What is it, historians and critics have wondered, a play with music, vaudeville, Singspiel, beggars’ opera, cabaret, a mix of jazz and German dance music? Moments of vaudeville, a touch of jazz, episodes of slapstick, and a good heaping of what we know as opera, not to mention minimalism, abounded in Boston Lyric Opera’s Threepenny Opera.
The company advertised, “In keeping with its roots as a piece of theater, and because it was composed to be sung by performers from a wide range of musical backgrounds, BLO will present The Threepenny Opera without supertitles.” And how much of BLO’s known proclivity for recasting what is old with what is new would spring up at its Friday opening night at the Huntington Avenue Theater?
We heard an English translation by long-time Village Voice drama critic, Michael Feingold. The 11-player, 21-instrument band under BLO Conductor David Angus and the translation hewed closer than we expected to the Brecht-Weill original.
Though a bit bawdy, nothing in this production directed by James Darrah shocked or surprised, certainly not by today’s standards, or in the way it outraged middle class morality in its premiere. The F-bomb brought only a single titter from among the packed housed. At first, action on the stage mostly stood still, steam—not steaminess— gradually picking up as BLO headed toward intermission. After that, both performers and the Friday evening throng came alive.
Despite the warmish brownish set by Julia Noulin-Mérat, coolness persisted. The non-place-specific walls stretched to the stage’s upper limits. The concept reminded this writer of the famous Peter Brook production of Persecution and Assassination of Jean-Paul Marat involving inmates instead of the poor.
Pablo Santiago’s minimalist lighting whose shifting geometric streams projected down from those upper limits created an icey layer of symbolism which may have belied the Brechtian theater of earthiness.
Surely a highpoint of the BLO production came from Costumer Charles Neumann, who said of his work: “The color palette is intentionally muted and absent of high levels of saturation. The clothing is tinged and dusted with dirt and grime…” Semi-clad prostitutes he had dressed in white.
Mirroring Neumann, Brett Hodgdon quarupling on harmonium, celesta, piano, and electronic keyboards, embraced Weill’s jazz influenced instrumental palette and, more particularly, superbly advanced the caustic feeling of the music’s Weimar decadence. David Angus meticulously kept balances intact and his orchestra playing clean, perhaps too clean. When Macheath sang offstage, the orchestra blended so as to recall the kind of blue cool of Miles Davis.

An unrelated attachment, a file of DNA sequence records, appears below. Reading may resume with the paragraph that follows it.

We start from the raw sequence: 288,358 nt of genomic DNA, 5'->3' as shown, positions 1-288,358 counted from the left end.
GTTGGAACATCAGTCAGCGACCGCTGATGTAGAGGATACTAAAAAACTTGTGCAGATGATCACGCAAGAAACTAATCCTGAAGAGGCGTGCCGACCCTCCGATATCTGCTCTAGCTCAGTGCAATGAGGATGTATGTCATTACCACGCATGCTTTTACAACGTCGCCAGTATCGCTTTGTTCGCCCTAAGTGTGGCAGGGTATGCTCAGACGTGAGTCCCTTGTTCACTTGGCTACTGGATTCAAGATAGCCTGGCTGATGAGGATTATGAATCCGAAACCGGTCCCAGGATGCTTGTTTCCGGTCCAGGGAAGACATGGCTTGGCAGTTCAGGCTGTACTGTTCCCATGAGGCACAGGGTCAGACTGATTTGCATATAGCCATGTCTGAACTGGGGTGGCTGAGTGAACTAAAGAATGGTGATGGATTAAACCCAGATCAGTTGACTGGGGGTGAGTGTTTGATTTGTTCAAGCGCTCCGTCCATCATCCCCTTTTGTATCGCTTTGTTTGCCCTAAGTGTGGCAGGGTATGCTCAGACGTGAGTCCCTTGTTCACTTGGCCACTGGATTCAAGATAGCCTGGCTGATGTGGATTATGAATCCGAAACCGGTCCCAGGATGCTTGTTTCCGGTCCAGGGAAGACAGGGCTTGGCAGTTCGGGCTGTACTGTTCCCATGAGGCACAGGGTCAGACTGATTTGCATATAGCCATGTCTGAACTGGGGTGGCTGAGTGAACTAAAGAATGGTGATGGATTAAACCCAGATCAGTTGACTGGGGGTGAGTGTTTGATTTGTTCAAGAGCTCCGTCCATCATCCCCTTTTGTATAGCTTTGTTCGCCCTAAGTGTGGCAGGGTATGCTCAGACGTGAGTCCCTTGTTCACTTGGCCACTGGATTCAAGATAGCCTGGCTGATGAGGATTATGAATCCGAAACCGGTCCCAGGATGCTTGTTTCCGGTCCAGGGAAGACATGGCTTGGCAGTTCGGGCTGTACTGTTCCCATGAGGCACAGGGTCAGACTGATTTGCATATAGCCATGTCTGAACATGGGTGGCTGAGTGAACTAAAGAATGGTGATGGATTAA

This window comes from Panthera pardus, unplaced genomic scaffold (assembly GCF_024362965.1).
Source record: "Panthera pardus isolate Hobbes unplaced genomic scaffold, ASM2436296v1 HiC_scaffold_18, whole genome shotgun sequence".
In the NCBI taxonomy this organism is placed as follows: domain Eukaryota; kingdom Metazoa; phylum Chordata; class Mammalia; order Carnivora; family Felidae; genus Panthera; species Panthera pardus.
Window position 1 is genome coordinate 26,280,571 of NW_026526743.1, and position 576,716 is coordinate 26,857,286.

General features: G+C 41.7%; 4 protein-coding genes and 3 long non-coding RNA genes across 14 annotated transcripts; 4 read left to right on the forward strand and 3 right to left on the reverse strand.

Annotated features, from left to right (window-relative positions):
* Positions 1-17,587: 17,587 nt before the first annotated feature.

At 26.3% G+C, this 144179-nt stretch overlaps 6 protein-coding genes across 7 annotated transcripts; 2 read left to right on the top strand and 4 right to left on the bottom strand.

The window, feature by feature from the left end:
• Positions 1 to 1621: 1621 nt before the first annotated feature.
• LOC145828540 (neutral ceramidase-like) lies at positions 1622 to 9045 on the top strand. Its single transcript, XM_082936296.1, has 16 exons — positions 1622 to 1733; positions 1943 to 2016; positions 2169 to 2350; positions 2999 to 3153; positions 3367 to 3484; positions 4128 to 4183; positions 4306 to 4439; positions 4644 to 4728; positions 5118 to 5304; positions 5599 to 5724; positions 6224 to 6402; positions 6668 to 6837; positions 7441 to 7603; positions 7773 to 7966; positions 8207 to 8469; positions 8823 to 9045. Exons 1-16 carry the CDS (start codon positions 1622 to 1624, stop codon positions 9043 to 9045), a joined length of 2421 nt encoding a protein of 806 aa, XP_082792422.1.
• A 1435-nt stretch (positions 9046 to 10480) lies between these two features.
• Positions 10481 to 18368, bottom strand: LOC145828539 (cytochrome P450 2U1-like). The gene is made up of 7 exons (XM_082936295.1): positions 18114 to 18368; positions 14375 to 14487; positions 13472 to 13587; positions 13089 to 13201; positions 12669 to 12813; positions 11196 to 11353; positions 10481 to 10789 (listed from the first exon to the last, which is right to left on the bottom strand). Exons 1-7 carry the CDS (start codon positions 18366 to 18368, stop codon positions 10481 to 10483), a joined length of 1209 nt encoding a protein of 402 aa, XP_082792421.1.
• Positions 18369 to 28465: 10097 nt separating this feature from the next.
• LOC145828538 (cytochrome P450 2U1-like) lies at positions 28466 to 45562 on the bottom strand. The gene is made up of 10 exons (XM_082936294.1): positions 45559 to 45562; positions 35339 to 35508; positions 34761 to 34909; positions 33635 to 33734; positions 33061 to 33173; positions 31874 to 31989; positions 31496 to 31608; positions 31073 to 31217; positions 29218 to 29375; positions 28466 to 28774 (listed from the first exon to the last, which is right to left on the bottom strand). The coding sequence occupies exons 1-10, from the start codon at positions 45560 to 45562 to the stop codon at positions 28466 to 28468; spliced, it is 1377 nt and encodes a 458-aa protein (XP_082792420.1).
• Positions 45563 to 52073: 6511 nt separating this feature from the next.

But mostly BLO only flirted with the dismissive, the down and dirty. We missed a decadent class-conscious snarl.
Baritone Christopher Burchett who starred in the role of murderer/pimp Macheath, (Mack the Knife), appeared with 20s spats but sported hair cut high on the head that may have carried a modern military meaning. His command of the Brecht/Weil speech-singing felt idiomatic. He found effective expression in his encounters with Chief of Police, Tiger Brown, played by baritone Daniel Belcher who uncovered a natural character. However, the two dived too deeply into broad capers.
Mr. Peachum’s preachments from James Maddalena steadily echoed courtly voices more like those from the Amadeus movie than from Pabst’s 1931 Threepenny film [HERE]. Mrs. Peachum’s mothering from Michelle Trainor may have come the closest of any of the cast to the talkies and cabaret elocution so yearned for here. She may even have hinted at Cindy Lauper’s own ways with Weill.
Soprano Kelly Kaduce, as Polly Peachum, adventured out of that ideal type of singing thought of as operatic and that made for engaging listening. Her stagey zeal, though, like Trainor’s, could have some rolling their eyes.
Soprano Chelsea Basler as Lucy and mezzo-soprano Renée Tatum as Jenny employed overly dignified mainstream operatic elocution. A fine complement of whores, gang members, and beggars—some 20 in all—heightened the topsy-turvy.
Two weekends of three performances each remain on the docket.